Four tracks produced by file-exchange from 2010-2012 between sound artist Lee Patterson in Austin, Texas and Manchester, UK-based Vanessa Rossetto, impressive works on a large geographic and sound scale.
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Label: Another Timbre
Catalog ID: at58
Squidco Product Code: 17495
Packaging: Cardstock gatefold foldover
Recorded between 2010 and 2012 by file exchange between Austin, TX and Manchester, UK.
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• Show Bio for Vanessa Rossetto
"Vanessa Rossetto is an American composer. She uses primarily chamber instrumentation, field recordings, electronics and a wide array of objects. In 2008, she launched her own CD-R label, Music Appreciation. Through this imprint she has released four solo albums: Misafridal (2008), Imperial Brick (2008), Whoreson in the Wilderness (2008)and the FILE Festival-honored Dogs in English Porcelain (2009)."-Vanessa Website (http://www.musicappreciationrecs.com/vanessarossetto.html)
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1. Everything We Know About Anything Indicates That Nothing Is Ever Easy 13:30
2. There Is A Very Small Chance That You Are Not Making A Mistake 12:15
3. The Highs And Lows Of Cross-Atlantic Collaboration 10:59
4. An Indication Of Presence 9:54
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Four tracks produced by file-exchange from 2010-2012 between sound artist Lee Patterson in Austin, Texas and Manchester, UK-based Vanessa Rossetto, impressive sound works on a large scale.
Another Timbre Interview with Vanessa Rossetto
Your early releases were all solos and that somehow seems very appropriate for the kind of music you make. How do you find collaborating with other musicians, and in particular with Lee, who you've never actually met in person?
Due to temperament and circumstance the vast majority of my collaborations have been with people I've not met in person. I hardly ever actually play with anyone here. But it's helpful to have someone to bounce things off of and who can, when needed, call bullshit on your compositional decisions. The distance can be good too as it lessens the likelihood of coming to blows! Working with Lee was nice because he is so much more restrained and subtle than I am and was able to keep some of my more excessive tendencies in check.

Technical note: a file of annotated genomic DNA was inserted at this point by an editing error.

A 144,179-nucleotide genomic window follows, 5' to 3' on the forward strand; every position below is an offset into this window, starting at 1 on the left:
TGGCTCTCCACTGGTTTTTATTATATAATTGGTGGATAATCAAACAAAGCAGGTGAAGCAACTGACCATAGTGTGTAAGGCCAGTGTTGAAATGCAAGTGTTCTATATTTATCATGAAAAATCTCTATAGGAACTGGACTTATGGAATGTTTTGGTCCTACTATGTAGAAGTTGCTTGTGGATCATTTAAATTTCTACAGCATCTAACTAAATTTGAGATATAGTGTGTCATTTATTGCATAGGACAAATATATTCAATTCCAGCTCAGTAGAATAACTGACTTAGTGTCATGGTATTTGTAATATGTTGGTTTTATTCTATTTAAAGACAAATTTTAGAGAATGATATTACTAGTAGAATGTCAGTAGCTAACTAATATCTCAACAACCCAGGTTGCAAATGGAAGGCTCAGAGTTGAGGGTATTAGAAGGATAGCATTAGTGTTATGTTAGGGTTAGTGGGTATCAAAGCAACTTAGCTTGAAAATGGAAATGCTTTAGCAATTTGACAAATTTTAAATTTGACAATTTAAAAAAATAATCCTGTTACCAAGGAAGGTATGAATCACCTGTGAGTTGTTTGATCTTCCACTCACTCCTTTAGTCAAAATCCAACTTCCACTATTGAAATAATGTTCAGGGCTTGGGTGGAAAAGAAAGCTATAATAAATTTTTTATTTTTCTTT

Yes, almost all of your music that I've heard has been on disc and has evidently been carefully constructed with lots of different overlapping layers rather than being a recording of a live improvisation or performance. Do you prefer working / composing in this way rather than playing live, or is it simply that there aren't many performance opportunities where you happen to be?
I do prefer composition to playing live, yes, but it's not so much that I don't play out as that when I do it's generally solo sets. Using Ableton has been able to bring me as close as possible live to replicating the sort of things I do on record. Exotic Exit was actually developed over the course of the past couple of years using recordings from live performances here that I'd then bring home and tinker with, discarding what doesn't work and keeping and modifying what does, then take them out into a live setting again, bring them home again etc.
So would you say that you are more a composer than an improviser, even if improvisation plays a significant part in your compositional process? Or does it feel odd to think of yourself as a composer? And would you like to play live more often in duo and trio situations if the opportunities arose, or are you really happier performing solo?It feels more odd to think of myself as an improviser! I have great respect for good improvisers (it's hard!) and I would like to play in more duo and trio situations if circumstances permitted, but at heart I'm definitely a composer. That is my greatest pleasure, sitting on my own in my room editing or making notes and diagrams, planning things.
In an interview with the 06:00a.m. website you define a composer as 'just an organiser of sounds', which seems a pretty good definition to me. But does this mean that you like to organise and tightly control every aspect of a piece you're composing, or is there room for the kind of happenstance / indeterminate / uncontrolled elements that are the staple of improvised music?